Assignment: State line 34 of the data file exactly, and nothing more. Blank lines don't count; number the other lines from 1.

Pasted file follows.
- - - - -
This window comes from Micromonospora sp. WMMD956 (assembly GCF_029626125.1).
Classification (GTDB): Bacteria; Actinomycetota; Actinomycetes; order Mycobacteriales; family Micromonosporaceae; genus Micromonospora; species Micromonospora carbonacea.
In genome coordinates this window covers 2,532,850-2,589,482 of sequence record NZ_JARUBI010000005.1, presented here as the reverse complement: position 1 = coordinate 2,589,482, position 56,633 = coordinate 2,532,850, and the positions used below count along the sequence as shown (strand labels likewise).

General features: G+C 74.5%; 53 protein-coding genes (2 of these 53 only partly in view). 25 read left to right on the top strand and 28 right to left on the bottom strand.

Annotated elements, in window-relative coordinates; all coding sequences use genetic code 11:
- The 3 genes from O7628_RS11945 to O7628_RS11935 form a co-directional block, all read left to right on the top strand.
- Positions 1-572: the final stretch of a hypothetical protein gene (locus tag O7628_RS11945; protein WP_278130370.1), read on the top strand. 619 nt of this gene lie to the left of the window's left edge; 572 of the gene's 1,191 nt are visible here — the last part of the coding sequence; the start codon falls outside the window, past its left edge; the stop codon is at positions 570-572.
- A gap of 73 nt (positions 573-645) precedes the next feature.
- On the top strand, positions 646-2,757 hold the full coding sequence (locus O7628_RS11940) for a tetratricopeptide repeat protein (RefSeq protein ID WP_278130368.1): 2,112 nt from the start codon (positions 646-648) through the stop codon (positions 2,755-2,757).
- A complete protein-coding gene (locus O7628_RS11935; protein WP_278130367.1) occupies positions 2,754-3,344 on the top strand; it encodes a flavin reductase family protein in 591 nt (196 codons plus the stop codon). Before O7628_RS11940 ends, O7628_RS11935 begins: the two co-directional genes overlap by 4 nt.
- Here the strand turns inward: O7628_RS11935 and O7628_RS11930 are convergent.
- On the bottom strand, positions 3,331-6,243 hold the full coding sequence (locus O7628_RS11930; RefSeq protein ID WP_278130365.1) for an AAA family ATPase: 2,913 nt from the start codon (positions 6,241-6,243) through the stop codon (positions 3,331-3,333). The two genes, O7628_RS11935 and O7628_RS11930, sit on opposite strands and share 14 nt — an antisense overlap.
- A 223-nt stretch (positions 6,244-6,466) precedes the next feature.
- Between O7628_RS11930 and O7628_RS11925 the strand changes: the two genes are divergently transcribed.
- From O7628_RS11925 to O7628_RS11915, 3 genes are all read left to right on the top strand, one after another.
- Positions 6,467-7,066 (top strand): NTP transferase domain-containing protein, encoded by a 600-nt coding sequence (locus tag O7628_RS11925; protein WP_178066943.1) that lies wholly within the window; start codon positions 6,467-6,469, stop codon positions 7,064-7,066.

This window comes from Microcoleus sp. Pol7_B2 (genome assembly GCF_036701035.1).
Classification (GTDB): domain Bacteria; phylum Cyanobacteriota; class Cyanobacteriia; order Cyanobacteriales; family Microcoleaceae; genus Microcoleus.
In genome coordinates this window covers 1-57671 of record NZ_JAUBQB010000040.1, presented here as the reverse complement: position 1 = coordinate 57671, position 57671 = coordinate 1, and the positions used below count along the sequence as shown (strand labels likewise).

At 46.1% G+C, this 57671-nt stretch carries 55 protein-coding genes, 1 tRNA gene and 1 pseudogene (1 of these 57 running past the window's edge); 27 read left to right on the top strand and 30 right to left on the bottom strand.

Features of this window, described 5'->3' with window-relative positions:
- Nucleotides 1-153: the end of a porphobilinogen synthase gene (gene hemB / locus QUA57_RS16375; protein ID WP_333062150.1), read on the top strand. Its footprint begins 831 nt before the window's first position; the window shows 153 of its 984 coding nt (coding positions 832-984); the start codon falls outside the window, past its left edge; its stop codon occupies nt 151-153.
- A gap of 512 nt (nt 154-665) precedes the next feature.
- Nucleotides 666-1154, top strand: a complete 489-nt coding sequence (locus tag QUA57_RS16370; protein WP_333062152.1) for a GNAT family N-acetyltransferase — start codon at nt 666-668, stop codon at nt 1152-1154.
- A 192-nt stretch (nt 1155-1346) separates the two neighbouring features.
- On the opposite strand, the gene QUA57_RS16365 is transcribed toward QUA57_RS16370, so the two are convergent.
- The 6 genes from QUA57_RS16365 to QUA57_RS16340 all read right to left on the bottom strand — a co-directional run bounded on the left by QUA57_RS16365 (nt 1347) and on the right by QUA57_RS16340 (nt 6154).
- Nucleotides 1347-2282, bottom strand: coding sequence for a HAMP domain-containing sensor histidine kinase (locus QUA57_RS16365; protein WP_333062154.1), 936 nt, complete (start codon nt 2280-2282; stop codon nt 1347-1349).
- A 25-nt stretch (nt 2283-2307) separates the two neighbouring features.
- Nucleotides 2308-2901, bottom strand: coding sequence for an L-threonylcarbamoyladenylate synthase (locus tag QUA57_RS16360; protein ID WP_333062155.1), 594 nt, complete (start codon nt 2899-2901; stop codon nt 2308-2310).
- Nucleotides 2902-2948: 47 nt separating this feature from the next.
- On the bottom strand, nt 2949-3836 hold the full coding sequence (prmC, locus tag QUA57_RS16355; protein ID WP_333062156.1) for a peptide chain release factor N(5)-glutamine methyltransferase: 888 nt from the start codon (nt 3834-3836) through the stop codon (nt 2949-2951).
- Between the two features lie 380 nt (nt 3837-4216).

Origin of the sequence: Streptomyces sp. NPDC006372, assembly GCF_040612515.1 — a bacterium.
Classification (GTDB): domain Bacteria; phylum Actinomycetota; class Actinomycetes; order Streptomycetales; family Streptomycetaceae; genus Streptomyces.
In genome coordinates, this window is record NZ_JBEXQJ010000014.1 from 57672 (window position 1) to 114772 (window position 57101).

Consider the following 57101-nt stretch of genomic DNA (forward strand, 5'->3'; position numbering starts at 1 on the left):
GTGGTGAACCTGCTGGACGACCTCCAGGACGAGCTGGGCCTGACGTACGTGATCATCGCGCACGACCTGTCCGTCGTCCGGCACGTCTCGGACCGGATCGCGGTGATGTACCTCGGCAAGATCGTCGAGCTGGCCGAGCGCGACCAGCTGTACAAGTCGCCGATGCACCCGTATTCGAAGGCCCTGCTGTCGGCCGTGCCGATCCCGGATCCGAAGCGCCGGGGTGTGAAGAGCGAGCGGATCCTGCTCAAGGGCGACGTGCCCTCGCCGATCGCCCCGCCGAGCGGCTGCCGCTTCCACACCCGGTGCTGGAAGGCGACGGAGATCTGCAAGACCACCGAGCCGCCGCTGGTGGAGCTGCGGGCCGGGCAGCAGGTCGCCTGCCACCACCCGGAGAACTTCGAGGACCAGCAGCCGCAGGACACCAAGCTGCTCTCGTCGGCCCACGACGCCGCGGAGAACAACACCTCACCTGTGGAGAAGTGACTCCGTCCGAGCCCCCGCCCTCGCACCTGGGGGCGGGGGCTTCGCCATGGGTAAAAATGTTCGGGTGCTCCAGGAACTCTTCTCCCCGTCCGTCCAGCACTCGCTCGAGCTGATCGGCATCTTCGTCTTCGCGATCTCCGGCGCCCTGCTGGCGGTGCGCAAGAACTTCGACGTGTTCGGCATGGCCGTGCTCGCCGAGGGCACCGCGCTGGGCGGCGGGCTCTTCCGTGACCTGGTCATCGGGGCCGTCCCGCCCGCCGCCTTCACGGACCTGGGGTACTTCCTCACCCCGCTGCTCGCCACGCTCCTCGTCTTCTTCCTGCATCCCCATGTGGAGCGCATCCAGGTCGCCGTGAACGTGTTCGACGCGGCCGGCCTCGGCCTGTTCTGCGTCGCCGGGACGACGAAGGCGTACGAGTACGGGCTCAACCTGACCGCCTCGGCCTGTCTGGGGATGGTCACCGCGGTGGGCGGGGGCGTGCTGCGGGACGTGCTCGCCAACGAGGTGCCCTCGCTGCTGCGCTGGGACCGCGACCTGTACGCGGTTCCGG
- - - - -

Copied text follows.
Origin of the sequence: Streptomyces sp. NPDC006372, assembly GCF_040612515.1 — a bacterium.